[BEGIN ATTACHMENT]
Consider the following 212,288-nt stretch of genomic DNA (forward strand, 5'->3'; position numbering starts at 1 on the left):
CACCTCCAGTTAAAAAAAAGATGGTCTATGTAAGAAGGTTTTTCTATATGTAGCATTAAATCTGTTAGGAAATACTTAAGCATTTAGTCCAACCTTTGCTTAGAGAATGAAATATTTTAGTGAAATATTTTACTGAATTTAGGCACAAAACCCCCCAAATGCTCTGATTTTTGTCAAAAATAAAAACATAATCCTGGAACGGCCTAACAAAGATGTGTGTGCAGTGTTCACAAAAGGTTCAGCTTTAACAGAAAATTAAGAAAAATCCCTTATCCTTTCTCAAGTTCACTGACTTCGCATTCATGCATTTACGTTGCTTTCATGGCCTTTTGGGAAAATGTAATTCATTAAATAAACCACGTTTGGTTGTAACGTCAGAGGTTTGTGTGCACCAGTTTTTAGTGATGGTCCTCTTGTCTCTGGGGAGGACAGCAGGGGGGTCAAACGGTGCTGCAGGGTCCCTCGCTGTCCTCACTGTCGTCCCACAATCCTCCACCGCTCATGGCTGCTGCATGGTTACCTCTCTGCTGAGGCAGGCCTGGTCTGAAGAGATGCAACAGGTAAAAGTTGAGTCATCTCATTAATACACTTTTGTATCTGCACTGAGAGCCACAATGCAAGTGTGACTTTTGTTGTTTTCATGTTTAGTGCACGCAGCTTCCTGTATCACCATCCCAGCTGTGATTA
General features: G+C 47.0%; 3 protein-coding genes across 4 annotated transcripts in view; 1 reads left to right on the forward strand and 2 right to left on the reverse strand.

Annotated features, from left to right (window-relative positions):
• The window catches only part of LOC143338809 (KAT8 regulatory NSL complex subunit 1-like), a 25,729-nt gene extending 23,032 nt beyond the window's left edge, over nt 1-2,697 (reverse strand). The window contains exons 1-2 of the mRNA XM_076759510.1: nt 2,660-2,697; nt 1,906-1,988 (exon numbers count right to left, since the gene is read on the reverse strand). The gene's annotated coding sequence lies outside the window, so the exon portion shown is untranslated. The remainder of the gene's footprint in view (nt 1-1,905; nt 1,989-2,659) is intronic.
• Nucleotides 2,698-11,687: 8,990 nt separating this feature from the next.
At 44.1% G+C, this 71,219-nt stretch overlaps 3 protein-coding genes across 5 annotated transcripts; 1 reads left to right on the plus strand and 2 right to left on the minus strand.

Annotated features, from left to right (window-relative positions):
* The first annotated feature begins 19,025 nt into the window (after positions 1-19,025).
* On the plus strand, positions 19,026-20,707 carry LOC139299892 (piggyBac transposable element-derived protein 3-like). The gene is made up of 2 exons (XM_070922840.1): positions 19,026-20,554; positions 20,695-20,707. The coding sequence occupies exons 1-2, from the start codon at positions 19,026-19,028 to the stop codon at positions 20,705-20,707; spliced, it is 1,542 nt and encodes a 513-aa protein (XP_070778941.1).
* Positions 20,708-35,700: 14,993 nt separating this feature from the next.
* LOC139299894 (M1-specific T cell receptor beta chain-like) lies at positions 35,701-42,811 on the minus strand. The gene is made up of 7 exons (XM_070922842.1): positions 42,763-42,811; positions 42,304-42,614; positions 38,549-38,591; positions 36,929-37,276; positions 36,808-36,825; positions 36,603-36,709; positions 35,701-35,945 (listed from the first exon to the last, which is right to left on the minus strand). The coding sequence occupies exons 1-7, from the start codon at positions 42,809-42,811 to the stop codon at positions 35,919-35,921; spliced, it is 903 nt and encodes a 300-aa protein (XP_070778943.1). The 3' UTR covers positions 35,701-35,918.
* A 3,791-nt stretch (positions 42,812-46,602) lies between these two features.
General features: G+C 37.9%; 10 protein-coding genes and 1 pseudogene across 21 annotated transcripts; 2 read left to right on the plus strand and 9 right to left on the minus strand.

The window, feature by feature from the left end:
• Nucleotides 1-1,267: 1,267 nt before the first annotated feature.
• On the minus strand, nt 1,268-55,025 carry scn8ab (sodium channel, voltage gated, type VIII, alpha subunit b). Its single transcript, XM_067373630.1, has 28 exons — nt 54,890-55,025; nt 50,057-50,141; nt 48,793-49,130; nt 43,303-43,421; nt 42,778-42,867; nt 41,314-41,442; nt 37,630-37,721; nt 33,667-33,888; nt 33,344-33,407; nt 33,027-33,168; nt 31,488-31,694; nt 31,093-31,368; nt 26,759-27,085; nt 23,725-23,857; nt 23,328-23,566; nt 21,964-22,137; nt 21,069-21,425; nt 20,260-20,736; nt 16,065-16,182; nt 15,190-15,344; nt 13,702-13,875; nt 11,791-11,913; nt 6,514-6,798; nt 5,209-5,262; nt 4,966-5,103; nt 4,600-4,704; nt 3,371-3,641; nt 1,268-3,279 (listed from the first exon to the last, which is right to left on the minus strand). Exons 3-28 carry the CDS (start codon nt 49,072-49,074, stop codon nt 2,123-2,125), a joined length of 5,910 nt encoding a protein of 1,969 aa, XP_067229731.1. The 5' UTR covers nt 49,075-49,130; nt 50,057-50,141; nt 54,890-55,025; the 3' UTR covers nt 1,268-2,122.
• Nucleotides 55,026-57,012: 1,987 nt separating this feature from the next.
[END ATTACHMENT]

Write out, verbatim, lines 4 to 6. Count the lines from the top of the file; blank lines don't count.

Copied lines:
Annotated features, from left to right (window-relative positions):
• The window catches only part of LOC143338809 (KAT8 regulatory NSL complex subunit 1-like), a 25,729-nt gene extending 23,032 nt beyond the window's left edge, over nt 1-2,697 (reverse strand). The window contains exons 1-2 of the mRNA XM_076759510.1: nt 2,660-2,697; nt 1,906-1,988 (exon numbers count right to left, since the gene is read on the reverse strand). The gene's annotated coding sequence lies outside the window, so the exon portion shown is untranslated. The remainder of the gene's footprint in view (nt 1-1,905; nt 1,989-2,659) is intronic.
• Nucleotides 2,698-11,687: 8,990 nt separating this feature from the next.